When I first started volunteering in a residential hospice 15 years ago, most people I encountered had never even heard of a hospice. When I told them it was a place that provided end of life care for dying patients and their families, they looked at me with a strange combination of horror and disbelief.
“You must be a saint!” people would say, stepping back slightly to avoid the glare from my halo. “I could NEVER do what you do,” they would add, though they actually had no idea what I did.
“Don’t you find it depressing?” was their closing question, perhaps their way of explaining why they could never take my place.
“Actually, it’s the most hopeful part of my week,” I would say, ready to offer an explanation to the questions that never came.
Fifteen years later, people are still a little surprised when I say I volunteer in a hospice. But instead of distancing themselves by putting me on a saintly pedestal, more often than not they ask me what exactly what a hospice volunteer does. They listen with interest as I describe a typical shift, which can involve everything from helping to give a bed bad to making poached eggs and toast, brewing pots of Tim Horton’s coffee, and listening to a grieving family member anticipating the loss of her sister.
Our work is both hands-on and open-hearted, I explain. I’m a short-order chief cook and bottle washer, a hand holder, and a singer of hymns. I’m a listener and a tour guide, a companion, and a witness. And I never know which among those roles I’ll play on any given day.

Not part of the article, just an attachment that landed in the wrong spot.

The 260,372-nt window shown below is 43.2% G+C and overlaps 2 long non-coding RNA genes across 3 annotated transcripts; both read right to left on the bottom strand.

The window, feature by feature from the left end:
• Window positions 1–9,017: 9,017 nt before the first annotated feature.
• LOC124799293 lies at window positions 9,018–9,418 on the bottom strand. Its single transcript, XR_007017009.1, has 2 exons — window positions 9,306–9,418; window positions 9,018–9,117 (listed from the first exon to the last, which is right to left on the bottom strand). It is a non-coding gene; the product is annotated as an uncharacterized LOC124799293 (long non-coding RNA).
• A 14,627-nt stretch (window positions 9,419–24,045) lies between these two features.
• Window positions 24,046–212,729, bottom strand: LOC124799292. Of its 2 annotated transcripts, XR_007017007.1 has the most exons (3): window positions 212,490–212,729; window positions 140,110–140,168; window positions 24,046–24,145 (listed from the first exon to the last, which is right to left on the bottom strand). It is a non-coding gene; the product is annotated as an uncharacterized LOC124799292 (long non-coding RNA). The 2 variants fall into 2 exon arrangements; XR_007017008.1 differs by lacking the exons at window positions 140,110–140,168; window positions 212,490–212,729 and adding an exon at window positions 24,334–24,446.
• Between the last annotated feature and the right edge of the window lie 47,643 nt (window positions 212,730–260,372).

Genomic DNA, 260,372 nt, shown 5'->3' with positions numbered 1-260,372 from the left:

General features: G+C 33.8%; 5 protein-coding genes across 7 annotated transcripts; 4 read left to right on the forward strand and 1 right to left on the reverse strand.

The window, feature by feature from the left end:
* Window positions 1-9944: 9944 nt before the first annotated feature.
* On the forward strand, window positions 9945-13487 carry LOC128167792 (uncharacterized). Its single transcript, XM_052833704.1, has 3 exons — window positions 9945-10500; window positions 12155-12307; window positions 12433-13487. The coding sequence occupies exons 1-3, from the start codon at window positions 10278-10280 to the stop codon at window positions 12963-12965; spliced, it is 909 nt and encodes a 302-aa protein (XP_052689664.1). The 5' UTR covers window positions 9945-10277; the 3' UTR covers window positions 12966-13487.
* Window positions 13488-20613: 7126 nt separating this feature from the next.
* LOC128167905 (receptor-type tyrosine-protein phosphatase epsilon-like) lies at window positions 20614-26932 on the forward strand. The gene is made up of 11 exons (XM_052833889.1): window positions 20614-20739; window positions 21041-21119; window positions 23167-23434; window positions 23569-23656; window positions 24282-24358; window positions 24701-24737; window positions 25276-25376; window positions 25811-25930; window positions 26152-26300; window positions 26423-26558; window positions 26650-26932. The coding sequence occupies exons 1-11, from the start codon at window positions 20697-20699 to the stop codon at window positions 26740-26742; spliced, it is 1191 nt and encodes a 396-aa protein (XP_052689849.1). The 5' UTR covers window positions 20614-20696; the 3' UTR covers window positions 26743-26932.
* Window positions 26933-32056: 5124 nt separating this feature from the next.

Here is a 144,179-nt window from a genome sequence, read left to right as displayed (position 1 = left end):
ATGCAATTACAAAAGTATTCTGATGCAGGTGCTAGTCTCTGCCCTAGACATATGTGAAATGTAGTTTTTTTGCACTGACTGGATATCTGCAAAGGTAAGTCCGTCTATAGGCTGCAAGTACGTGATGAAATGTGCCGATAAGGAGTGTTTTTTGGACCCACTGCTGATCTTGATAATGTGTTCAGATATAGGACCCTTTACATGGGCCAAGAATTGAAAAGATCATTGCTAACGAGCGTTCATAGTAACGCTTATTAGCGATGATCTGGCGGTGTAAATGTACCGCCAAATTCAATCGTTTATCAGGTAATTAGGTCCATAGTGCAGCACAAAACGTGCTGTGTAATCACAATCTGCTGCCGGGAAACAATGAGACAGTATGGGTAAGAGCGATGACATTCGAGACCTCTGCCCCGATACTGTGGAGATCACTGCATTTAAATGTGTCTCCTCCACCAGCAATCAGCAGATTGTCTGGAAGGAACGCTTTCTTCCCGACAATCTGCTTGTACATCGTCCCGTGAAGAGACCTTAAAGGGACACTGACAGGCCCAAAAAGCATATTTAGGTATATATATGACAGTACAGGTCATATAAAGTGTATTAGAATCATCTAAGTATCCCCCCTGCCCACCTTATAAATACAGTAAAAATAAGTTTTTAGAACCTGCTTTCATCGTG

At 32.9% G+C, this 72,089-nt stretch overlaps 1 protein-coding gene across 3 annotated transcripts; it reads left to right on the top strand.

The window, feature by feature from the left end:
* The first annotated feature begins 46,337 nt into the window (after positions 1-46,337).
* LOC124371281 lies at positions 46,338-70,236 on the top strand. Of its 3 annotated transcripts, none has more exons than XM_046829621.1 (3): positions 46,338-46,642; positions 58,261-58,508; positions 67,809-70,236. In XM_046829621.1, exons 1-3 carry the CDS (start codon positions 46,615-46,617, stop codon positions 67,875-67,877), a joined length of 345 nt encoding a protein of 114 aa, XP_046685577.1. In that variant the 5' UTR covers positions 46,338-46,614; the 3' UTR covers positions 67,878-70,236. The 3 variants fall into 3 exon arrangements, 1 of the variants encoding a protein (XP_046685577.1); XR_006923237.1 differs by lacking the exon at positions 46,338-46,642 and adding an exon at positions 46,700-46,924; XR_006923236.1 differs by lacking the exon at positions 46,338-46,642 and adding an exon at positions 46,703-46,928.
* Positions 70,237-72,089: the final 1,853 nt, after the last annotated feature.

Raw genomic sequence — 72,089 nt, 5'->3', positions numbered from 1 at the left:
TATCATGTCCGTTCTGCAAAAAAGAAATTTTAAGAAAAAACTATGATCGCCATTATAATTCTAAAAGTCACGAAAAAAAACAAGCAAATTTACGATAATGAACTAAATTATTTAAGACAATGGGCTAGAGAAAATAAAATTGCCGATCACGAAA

More often than not, people listen intently as I explain the nature of our work. While some still assure me that they could never do what I do, many say they might think of doing something like this, once they have the time.
I like to think that my being a hospice volunteer – and talking and writing about my work – is playing a small part in opening up discussions about death and dying in my community and beyond. Certainly I encounter more and more like-minded people on Facebook, at community gatherings, even at the movies. I believe that we are opening up essential conversations about how we want to live our lives and how we would like to approach our deaths.
As always, I’d love to hear what readers think about my writing here – I hope if you find it meaningful, you’ll share this blog with others, through your social media connections and elsewhere. I hope you’ll join me in these essential conversations about living and dying.